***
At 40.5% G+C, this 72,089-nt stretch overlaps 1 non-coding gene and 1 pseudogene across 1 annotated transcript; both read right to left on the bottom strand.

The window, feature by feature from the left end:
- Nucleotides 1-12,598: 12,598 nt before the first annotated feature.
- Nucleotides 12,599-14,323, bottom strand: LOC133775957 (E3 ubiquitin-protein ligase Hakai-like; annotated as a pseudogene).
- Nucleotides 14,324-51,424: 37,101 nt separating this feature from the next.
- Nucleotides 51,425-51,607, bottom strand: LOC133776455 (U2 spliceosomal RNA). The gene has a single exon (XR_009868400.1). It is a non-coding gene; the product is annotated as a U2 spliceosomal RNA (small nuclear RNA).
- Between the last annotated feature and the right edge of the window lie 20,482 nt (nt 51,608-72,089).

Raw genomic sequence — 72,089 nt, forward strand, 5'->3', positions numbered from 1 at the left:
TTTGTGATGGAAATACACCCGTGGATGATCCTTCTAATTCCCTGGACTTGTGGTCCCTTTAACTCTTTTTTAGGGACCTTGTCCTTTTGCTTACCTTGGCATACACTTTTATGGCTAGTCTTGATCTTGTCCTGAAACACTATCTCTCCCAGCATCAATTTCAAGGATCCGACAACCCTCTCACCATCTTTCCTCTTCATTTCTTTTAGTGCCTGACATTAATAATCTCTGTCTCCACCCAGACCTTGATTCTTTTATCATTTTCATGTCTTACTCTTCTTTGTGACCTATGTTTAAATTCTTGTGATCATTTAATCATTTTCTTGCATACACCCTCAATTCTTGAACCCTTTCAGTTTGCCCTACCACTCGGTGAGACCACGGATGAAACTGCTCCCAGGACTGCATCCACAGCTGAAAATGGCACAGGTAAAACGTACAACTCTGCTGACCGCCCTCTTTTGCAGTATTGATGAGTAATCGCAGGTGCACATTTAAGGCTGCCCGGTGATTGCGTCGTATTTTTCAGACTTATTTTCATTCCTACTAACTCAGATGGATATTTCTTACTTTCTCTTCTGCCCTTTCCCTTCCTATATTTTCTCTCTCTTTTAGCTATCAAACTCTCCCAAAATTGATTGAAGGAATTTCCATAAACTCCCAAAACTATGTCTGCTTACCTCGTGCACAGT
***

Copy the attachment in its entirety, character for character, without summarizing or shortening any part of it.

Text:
At 40.5% G+C, this 72,089-nt stretch overlaps 1 non-coding gene and 1 pseudogene across 1 annotated transcript; both read right to left on the bottom strand.

The window, feature by feature from the left end:
- Nucleotides 1-12,598: 12,598 nt before the first annotated feature.
- Nucleotides 12,599-14,323, bottom strand: LOC133775957 (E3 ubiquitin-protein ligase Hakai-like; annotated as a pseudogene).
- Nucleotides 14,324-51,424: 37,101 nt separating this feature from the next.
- Nucleotides 51,425-51,607, bottom strand: LOC133776455 (U2 spliceosomal RNA). The gene has a single exon (XR_009868400.1). It is a non-coding gene; the product is annotated as a U2 spliceosomal RNA (small nuclear RNA).
- Between the last annotated feature and the right edge of the window lie 20,482 nt (nt 51,608-72,089).

Raw genomic sequence — 72,089 nt, forward strand, 5'->3', positions numbered from 1 at the left:
TTTGTGATGGAAATACACCCGTGGATGATCCTTCTAATTCCCTGGACTTGTGGTCCCTTTAACTCTTTTTTAGGGACCTTGTCCTTTTGCTTACCTTGGCATACACTTTTATGGCTAGTCTTGATCTTGTCCTGAAACACTATCTCTCCCAGCATCAATTTCAAGGATCCGACAACCCTCTCACCATCTTTCCTCTTCATTTCTTTTAGTGCCTGACATTAATAATCTCTGTCTCCACCCAGACCTTGATTCTTTTATCATTTTCATGTCTTACTCTTCTTTGTGACCTATGTTTAAATTCTTGTGATCATTTAATCATTTTCTTGCATACACCCTCAATTCTTGAACCCTTTCAGTTTGCCCTACCACTCGGTGAGACCACGGATGAAACTGCTCCCAGGACTGCATCCACAGCTGAAAATGGCACAGGTAAAACGTACAACTCTGCTGACCGCCCTCTTTTGCAGTATTGATGAGTAATCGCAGGTGCACATTTAAGGCTGCCCGGTGATTGCGTCGTATTTTTCAGACTTATTTTCATTCCTACTAACTCAGATGGATATTTCTTACTTTCTCTTCTGCCCTTTCCCTTCCTATATTTTCTCTCTCTTTTAGCTATCAAACTCTCCCAAAATTGATTGAAGGAATTTCCATAAACTCCCAAAACTATGTCTGCTTACCTCGTGCACAGT